Since the autumn of 2019, a special working group has been operating under Roszdravnadzor, which is considering proposals to change the current regulatory legal acts of the Russian Federation and create new documents to regulate the development and launch of AI-based software in the market, based on recommendations and regulatory documents IMDRF.

In accordance with Federal Law No. 323-FZ8, the circulation of medical devices, including software medical products, is permitted only subject to prior state registration in the manner prescribed by law.

Until 2022, the registration of software based on AI technologies in Russia was performed according to national rules. For this purpose, Roszdravnadzor, in cooperation with the Ministry of Health of the Russian Federation, made all the necessary amendments to the current statutory instruments governing the circulation of medical products, considering the characteristics of AI. In particular, new versions of the following documents have been released:

  1. Decree of the Government of the Russian Federation of December 27, 2012 No. 1416 “On approval of the rules for state registration of medical products”9, as amended and supplemented by Decree of the Government of the Russian Federation of November 24, 2020 No. 1906 “On Amendments to the rules for state registration of medical products”10;
  2. Order of the Ministry of Health of the Russian Federation dated January 19, 2017 No. 11n “On approval of the requirements for the content of technical and operational documentation of the manufacturer of a medical device”11;
  3. Order of the Ministry of Health of the Russian Federation dated August 30, 2021 No. 885n “On approval of the Procedure for assessing the conformity of medical devices in the form of technical tests, toxicological studies, clinical trials for state registration of medical devices”12;
  4. Order of the Ministry of Health of the Russian Federation of 06/06/2012 No. 4n “On approval of the nomenclature classification of medical devices”13, as amended and supplemented by Order of the Ministry of Health of the Russian Federation of 07/07/2020 No. 686n “On amendments to Annexes No. 1 and No. 2” to the Order of the Ministry of Health of the Russian Federation dated 06/06/2012 No. 4n “On approval of the nomenclature classification of medical devices”14.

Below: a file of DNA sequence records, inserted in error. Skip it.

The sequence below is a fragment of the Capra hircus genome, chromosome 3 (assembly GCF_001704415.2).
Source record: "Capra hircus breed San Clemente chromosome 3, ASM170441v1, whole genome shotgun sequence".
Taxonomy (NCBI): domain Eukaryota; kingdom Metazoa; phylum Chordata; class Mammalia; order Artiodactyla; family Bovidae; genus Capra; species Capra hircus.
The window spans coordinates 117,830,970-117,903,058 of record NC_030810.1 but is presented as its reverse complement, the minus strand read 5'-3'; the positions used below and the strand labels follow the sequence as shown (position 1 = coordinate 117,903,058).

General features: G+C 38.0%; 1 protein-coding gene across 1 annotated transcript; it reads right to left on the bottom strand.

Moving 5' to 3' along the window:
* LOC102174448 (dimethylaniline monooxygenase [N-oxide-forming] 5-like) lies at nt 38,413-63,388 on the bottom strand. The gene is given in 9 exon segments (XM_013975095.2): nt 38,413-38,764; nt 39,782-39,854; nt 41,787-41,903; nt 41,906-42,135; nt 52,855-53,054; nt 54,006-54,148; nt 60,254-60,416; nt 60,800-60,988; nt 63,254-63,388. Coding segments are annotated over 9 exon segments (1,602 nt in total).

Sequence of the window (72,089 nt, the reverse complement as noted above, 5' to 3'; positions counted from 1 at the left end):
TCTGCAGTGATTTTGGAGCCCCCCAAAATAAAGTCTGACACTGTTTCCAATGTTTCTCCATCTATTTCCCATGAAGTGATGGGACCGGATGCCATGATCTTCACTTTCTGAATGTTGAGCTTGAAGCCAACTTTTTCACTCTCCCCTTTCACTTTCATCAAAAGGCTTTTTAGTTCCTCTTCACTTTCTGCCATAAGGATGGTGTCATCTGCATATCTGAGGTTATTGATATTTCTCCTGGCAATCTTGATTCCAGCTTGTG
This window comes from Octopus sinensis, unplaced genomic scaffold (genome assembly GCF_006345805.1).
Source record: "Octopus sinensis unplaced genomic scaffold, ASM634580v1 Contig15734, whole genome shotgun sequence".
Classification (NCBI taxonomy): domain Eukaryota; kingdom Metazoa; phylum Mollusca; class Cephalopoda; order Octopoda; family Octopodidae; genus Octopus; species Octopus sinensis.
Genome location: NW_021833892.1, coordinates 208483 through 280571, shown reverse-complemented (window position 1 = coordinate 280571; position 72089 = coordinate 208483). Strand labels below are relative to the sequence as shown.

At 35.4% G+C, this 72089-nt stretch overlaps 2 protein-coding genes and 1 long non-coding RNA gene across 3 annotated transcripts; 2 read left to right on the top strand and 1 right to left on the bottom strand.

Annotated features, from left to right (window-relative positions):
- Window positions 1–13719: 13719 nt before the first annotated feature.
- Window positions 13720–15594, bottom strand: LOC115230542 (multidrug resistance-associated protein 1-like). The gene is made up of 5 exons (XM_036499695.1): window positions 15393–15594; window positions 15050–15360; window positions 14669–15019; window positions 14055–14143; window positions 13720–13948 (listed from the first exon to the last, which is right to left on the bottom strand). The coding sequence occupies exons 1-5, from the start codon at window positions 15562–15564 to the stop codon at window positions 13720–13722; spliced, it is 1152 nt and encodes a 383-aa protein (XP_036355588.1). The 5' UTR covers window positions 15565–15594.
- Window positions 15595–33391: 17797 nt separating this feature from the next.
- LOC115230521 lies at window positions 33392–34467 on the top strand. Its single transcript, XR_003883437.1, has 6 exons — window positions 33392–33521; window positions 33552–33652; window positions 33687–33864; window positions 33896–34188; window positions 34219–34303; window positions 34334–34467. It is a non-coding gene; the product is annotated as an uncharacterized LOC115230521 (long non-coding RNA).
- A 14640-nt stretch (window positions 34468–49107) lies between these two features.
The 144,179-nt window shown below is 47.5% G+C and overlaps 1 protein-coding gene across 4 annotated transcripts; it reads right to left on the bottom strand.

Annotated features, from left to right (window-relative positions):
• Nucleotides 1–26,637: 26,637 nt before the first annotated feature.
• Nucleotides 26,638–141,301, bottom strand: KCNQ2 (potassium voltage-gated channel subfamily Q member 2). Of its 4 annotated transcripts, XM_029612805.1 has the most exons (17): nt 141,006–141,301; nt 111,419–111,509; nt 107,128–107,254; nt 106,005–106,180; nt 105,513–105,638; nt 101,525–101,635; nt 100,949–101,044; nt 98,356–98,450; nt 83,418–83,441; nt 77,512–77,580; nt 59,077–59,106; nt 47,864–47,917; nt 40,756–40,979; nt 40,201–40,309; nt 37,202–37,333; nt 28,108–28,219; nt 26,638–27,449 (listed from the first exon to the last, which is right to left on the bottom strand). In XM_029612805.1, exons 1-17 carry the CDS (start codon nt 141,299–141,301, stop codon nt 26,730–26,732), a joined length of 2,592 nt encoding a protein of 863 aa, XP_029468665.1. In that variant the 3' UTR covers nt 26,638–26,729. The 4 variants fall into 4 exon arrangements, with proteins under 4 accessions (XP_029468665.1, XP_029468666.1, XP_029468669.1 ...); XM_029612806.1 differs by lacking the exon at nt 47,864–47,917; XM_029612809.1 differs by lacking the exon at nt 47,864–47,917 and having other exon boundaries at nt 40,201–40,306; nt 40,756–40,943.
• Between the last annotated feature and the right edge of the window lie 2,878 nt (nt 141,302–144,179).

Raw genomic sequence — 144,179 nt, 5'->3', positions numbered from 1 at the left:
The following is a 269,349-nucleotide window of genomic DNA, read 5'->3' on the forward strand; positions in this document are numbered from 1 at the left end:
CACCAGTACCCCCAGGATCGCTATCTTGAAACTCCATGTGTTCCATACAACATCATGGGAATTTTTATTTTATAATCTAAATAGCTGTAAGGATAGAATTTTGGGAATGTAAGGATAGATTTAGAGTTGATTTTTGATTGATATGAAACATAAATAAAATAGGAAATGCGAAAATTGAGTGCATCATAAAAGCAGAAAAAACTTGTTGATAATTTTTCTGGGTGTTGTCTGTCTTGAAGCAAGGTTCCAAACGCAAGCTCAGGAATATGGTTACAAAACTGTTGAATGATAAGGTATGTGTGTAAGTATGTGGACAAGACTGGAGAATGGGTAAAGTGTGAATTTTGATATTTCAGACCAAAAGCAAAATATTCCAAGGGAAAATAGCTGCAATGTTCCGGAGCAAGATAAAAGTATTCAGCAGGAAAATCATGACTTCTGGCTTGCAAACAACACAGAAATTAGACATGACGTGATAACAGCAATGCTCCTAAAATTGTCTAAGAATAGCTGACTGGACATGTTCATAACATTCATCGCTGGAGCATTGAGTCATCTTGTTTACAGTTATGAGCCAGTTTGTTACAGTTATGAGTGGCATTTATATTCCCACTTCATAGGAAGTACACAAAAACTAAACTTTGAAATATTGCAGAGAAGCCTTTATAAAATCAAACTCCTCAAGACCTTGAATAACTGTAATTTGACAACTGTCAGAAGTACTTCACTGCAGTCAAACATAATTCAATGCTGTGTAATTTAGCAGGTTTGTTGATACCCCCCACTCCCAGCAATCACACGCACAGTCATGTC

Starting from January 1, 2026, registration of medical devices will be performed only in accordance with the rules of the Eurasian Economic Union. For this purpose, the necessary changes have been made to the laws and regulations of the Eurasian Economic Commission (EEC ЕЭК), in particular, to the recommendations of the EEC Board dated November 12, 2018 No. 2515, which provide for a separate section No. 7 “Software.”

Development of technical regulation

National strategies or other documents that establish national aims, objectives, and plans for the development of AI have been adopted in Russia, as well as the leading countries of the world in terms of the implementation of AI (USA, China, Canada, South Korea, and EU countries), [5]. These documents consolidate the fundamental principles and approaches to the regulation of AI technologies. Based on national strategies, statutory instruments and technical standards are being established.

Since 2019, Russia has launched its own process of development and approval of national technical standards in the field of AI for medicine and healthcare. The major aims of this work are the promotion of social and economic development of Russia, integration into the world economy and international standardization systems, as well as improvement of the quality of solutions and services and an increase in their competitiveness.

In July 2019, by the order of the Federal Agency for Technical Regulation and Metrology (Rosstandart) No. 173216, a technical committee for standardization “Artificial Intelligence” (TC 164) was established, which deals with AI issues and improving the efficiency of standardization work in this area [6]. A separate special subcommittee 01 “Artificial Intelligence in Healthcare” (SC 01) was established within the TC 164, which develops national and international standards and aims to coordinate work on the unification and standardization of requirements for the development, testing, and operation of AI systems in healthcare, as well as to establish certification requirements for medical devices using AI technologies (Order of Rosstandart dated December 31, 2019 No. 347117). SC 01 operates at the Moscow Scientific and Practical Clinical Center for Diagnostics and Telemedicine Technologies of the Moscow City Health Department. The subcommittee consists of 24 specialized organizations and independent external experts. Members of SC 01, in accordance with the performance plan of TC 164, are constantly working on the creation of national standards. In 2021, the first six documents from the series “Artificial intelligence systems in clinical medicine” were developed, including “Clinical trials,” “Program and methods of technical tests,” “Change management in artificial intelligence systems with adaptive algorithms,” “Evaluation and control of operational parameters,” “Requirements for the structure and procedure for using a data set for training and testing the algorithms,” and “General requirements for operation” (Table 1) [7].

 

Table 1. List of current national standards of the Russian Federation in the field of artificial intelligence for medicine